Although their recognized headquarters and primary territory has always been the City of Elizabeth in New Jersey, for many decades the Simone DeCavalcante Crime Family also operated satellite regimes in the states of New York and Connecticut. In later years, by the late 1960s and early 1970s, this Family had also expanded their reach into South Florida.
In New York City, they actually operated two separate crews; one based in South Brooklyn and another based in Northwest Queens. In Connecticut, they had another solid contingent of soldiers and associates based in the City of Waterbury who had the territory on virtual lockdown. This regime also operated in New Britain and in other towns within The Nutmeg State through several crew members who lived and operated in those areas.
The two original “capo regimes” overseeing their Brooklyn and Queens crews were Frank Cocchiaro and Joseph Lolordo, respectively. In Connecticut, capo Michael (Mikey Poole) Puglia ran the day-to-day machinations of the Family under the watchful eye of the DeCavalcante Family’s Connecticut-based underboss, Joseph (Joe Buff) La Selva, while La Selva and his brothers operated and controlled the rackets in Waterbury where they were lifelong residents.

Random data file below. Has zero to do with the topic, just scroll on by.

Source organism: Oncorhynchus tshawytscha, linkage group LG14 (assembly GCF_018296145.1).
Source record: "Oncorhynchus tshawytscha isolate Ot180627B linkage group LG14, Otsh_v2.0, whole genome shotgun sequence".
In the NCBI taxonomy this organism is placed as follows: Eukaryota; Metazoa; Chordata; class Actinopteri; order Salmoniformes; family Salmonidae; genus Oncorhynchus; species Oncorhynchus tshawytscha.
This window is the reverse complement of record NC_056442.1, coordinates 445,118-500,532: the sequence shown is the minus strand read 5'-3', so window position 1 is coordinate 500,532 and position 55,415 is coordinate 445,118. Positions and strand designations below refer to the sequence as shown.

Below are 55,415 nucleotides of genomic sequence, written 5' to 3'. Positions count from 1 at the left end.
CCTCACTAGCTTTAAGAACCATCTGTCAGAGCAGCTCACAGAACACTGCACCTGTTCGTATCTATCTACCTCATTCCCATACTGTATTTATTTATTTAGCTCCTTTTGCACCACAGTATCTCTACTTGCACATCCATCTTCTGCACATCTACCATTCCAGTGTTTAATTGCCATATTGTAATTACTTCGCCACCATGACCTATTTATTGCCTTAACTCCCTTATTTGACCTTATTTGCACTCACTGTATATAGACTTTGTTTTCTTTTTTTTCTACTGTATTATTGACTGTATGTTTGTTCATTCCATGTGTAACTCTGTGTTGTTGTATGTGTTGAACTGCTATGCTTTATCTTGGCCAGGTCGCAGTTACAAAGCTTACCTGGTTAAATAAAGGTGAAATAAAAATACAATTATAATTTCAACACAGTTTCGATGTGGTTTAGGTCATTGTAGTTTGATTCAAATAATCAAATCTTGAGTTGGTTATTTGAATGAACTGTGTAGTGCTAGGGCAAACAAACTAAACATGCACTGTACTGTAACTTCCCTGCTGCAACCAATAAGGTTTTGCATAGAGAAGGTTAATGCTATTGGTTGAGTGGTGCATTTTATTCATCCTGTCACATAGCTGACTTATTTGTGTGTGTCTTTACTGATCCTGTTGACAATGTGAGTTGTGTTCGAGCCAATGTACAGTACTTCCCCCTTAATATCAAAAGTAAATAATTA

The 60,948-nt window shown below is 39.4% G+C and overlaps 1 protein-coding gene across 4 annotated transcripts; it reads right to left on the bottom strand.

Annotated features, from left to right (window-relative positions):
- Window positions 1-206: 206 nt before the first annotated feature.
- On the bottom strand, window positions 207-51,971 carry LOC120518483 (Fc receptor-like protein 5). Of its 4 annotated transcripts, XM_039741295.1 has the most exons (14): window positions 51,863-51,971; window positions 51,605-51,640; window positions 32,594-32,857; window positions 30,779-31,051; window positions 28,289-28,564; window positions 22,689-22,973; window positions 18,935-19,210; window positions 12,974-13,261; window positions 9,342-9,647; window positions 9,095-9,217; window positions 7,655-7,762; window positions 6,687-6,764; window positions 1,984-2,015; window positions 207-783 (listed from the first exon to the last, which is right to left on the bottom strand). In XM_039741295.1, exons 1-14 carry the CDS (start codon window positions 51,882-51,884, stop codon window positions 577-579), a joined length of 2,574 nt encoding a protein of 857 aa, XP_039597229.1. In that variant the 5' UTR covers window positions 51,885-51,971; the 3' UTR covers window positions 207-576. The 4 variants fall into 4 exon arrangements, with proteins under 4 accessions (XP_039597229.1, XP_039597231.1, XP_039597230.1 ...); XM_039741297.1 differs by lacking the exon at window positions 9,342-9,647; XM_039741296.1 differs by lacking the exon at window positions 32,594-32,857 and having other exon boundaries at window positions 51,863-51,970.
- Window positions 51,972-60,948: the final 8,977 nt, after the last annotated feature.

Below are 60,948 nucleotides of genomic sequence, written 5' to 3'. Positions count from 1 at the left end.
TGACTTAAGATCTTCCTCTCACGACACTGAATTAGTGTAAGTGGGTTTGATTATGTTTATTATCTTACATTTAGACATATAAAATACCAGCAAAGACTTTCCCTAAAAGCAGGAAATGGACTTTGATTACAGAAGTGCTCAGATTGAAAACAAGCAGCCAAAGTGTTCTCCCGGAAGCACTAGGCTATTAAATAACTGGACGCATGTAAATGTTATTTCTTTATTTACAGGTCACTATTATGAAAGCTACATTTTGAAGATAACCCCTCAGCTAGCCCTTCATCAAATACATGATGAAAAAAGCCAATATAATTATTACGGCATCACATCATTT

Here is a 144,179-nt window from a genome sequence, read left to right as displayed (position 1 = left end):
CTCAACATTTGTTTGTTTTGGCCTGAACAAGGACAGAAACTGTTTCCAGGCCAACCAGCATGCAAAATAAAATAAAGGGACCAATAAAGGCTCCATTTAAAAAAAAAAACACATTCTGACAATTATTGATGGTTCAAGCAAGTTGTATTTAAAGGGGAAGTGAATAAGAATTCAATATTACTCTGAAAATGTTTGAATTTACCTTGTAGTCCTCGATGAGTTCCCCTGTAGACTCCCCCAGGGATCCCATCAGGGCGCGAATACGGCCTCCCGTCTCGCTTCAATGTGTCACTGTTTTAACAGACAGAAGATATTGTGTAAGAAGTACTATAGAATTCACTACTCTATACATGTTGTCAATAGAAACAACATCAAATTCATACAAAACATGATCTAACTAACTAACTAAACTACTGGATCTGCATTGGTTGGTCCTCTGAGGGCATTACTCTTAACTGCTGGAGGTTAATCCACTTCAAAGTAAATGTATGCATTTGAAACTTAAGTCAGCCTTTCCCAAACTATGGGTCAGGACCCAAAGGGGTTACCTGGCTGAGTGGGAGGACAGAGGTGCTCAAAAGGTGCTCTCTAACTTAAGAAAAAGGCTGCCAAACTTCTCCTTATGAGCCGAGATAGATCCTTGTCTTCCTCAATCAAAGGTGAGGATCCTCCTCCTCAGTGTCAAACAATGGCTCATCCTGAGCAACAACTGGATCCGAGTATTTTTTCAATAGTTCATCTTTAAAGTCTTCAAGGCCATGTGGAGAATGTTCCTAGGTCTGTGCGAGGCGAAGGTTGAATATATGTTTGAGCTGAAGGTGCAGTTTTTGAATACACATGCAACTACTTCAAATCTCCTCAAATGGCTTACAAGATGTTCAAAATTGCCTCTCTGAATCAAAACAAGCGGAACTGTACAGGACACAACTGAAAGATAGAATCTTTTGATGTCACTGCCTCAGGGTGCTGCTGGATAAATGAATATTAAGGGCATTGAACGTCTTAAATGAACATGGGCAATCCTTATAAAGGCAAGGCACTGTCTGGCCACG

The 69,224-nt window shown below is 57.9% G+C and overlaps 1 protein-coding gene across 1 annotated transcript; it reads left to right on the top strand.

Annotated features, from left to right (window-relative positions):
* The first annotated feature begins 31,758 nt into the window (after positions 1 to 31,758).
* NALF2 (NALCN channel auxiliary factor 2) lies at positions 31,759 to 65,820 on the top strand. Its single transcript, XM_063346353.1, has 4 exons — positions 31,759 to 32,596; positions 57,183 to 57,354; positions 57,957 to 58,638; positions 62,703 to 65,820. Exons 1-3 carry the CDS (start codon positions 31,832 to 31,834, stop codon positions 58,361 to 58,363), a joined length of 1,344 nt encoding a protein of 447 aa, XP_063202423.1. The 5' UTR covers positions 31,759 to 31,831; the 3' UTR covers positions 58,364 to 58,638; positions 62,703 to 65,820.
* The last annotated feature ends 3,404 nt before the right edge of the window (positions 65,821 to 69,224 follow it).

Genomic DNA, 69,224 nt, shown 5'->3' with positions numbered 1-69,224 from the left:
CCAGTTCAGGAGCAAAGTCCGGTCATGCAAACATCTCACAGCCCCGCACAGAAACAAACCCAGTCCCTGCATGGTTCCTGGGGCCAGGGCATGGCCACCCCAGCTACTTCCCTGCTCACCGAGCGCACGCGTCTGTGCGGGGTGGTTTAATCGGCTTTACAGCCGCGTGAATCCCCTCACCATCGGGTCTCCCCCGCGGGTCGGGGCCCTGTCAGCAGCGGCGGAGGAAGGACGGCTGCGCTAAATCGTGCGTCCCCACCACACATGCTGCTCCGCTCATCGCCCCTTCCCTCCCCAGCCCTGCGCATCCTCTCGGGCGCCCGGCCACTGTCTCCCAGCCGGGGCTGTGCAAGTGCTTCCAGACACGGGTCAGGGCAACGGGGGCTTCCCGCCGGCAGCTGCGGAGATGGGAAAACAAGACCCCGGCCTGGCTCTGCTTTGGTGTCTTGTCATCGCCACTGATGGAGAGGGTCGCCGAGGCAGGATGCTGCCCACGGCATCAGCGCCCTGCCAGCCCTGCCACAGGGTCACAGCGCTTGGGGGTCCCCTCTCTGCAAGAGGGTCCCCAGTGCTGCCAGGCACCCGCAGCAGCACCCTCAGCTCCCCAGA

The Frank Cocchiaro Regime
By the early 1970s, Frank Cocchiaro had fled the New York metropolitan area to avoid grand jury subpoenas, going “on the lam” to hide out in Florida. Around this same point in time, Cocchiaro’s boss “Sam the Plumber” was released from prison and also permanently relocated down to Miami Beach to avoid further law enforcement scrutiny. Slowly but surely, the DeCavalcante Family started becoming a presence in South Florida.
Within a few years’ time, Sam’s minions had set up gambling and loansharking rackets in both Dade and Broward Counties. Before long, they were also dabbling in narcotics smuggling. The DeCavalcante Family was known to be active in trafficking heroin, cocaine, and marijuana. Frank Cocchiaro and members of his crew were at the forefront of this racket infiltration.
Back in Brooklyn, the DeCavalcante Family’s “Cocchiaro Regime” was an extremely active and ambitious bunch of hoodlums, to say the least. Through the years, they seem to have had their larcenous fingers in nearly every criminal pursuit for which organized crime has come to be known: gambling, loansharking, strong-arm extortion, labor unions, waterfront racketeering, garbage monopoly rackets, record counterfeiting, narcotics, loft burglaries, and big time armed-robberies and cargo thefts off the South Brooklyn docks, to name but a few of their activities.